[ubuntu-cloud] [ec2] RFC: server-lucid-ec2-config: user-data configuration file

Hedge Hog hedgehogshiatus at gmail.com
Wed Jan 6 13:28:52 GMT 2010

Hash: SHA1

On Tue, Jan 5, 2010 at 11:38 PM, Soren Hansen  wrote:
> On Tue, Jan 05, 2010 at 03:11:50AM -0800, Eric Hammond wrote:
>> We choose when to update our running systems, often after testing in
>> development and QA environments.  However, if systems are being fired
>> up automatically by Amazon's Auto Scaling or Spot Instances and those
>> instances upgrade themselves on boot, then package upgrades are forced
>> on you whether or not you have tested, unless you choose to use a
>> date-fixed apt mirror like RightScale offers.
> If Ubuntu were ever to offer date-fixed repositories, I would personally
> consider that having declared complete bankruptcy on our SRU and
> security update policies and procedures. If we don't even trust our own
> process for these updates, and acknowledge the need for date-fixed
> repositories, we've lost. If we discover shortcomings in these
> processes, we need to fix them, not offer ways to circumvent them.
> Furthermore, even the smallest delays in applying security updates means
> a window of opportunity for an attacker. I consider it a critical

People that concerned about such vulnerable components can/should
secure with something like fwknop - my understanding is such software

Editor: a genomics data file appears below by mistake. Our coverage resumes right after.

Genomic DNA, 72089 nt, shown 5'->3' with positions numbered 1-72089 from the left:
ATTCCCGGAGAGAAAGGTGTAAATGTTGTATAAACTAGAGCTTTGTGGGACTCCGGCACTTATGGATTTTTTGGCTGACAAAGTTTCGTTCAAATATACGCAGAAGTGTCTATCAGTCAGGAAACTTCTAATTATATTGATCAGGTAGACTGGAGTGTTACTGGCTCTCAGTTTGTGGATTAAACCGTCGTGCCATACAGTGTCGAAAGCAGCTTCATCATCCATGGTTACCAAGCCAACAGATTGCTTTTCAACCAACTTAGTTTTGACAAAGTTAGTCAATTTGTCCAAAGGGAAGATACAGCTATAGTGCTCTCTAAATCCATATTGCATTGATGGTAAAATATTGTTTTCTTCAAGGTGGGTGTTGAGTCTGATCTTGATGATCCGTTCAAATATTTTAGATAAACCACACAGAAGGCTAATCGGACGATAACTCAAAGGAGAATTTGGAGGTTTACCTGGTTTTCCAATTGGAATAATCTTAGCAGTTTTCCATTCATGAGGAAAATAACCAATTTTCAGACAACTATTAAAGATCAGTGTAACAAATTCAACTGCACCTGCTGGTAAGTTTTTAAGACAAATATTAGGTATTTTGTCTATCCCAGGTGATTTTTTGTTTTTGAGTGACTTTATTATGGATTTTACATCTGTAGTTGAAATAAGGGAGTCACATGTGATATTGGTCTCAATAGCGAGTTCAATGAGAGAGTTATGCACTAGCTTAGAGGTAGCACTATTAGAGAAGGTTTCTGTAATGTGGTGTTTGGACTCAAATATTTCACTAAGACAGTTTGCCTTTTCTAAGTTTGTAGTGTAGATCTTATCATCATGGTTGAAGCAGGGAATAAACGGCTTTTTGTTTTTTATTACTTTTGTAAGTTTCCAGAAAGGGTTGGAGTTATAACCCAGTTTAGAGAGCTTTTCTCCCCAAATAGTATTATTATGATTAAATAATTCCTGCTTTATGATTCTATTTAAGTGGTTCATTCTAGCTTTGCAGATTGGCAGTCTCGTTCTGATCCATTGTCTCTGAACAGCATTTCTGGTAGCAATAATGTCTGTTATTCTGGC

protects against 0th day attacks.  Ideally they'd seperate such a
component and isolate it behind fwknop.
If they are not that concerned, or can't implement that architecture
then /maybe/ getting Canonical's N updates asap is worth the (v.small)
probability one or more updates brings in some problem.  But that is a
big maybe.

It is worth reiterating when calculating expected losses/costs:  very
small probability times extremely large state value = non-negligible
cost/loss.  Its not the prob that defines the size of a 'risk', its
jointly the size of the prob /and/ the size of the payoff.
Soren seems to assume the potential losses from a security
vulnerability outweighs the potential losses from a introducing a
subtle bug.
My opionion is the opposite - but it is just an opinion.
Not every machine in the cloud will hold millions of customers credit
card details.

Canaonical can make an effort to drive down the probablility of a
'bad-update' event.
They can't do anything (without sending in their consultants) about
the size of the state variable.
So small probablility != small potential loss.
Long-winded way of saying: Yes. Try to make things secure and bug
free.  No. It is not axiomatic that the benefits of speedy upgardes
outweigh the costs - until you get the probability to zero ;)

Until then I'm with Eric.  I don't want things updating automagically
by default, but I would like that option from time-to-time, on a
case-by-case basis.

another 2c.

> feature for Ubuntu that our users should feel comfortable applying our
> security updates without much scrutiny.
> --
> Soren Hansen                 |
> Lead virtualisation engineer | Ubuntu Server Team
> Canonical Ltd.               | http://www.ubuntu.com/
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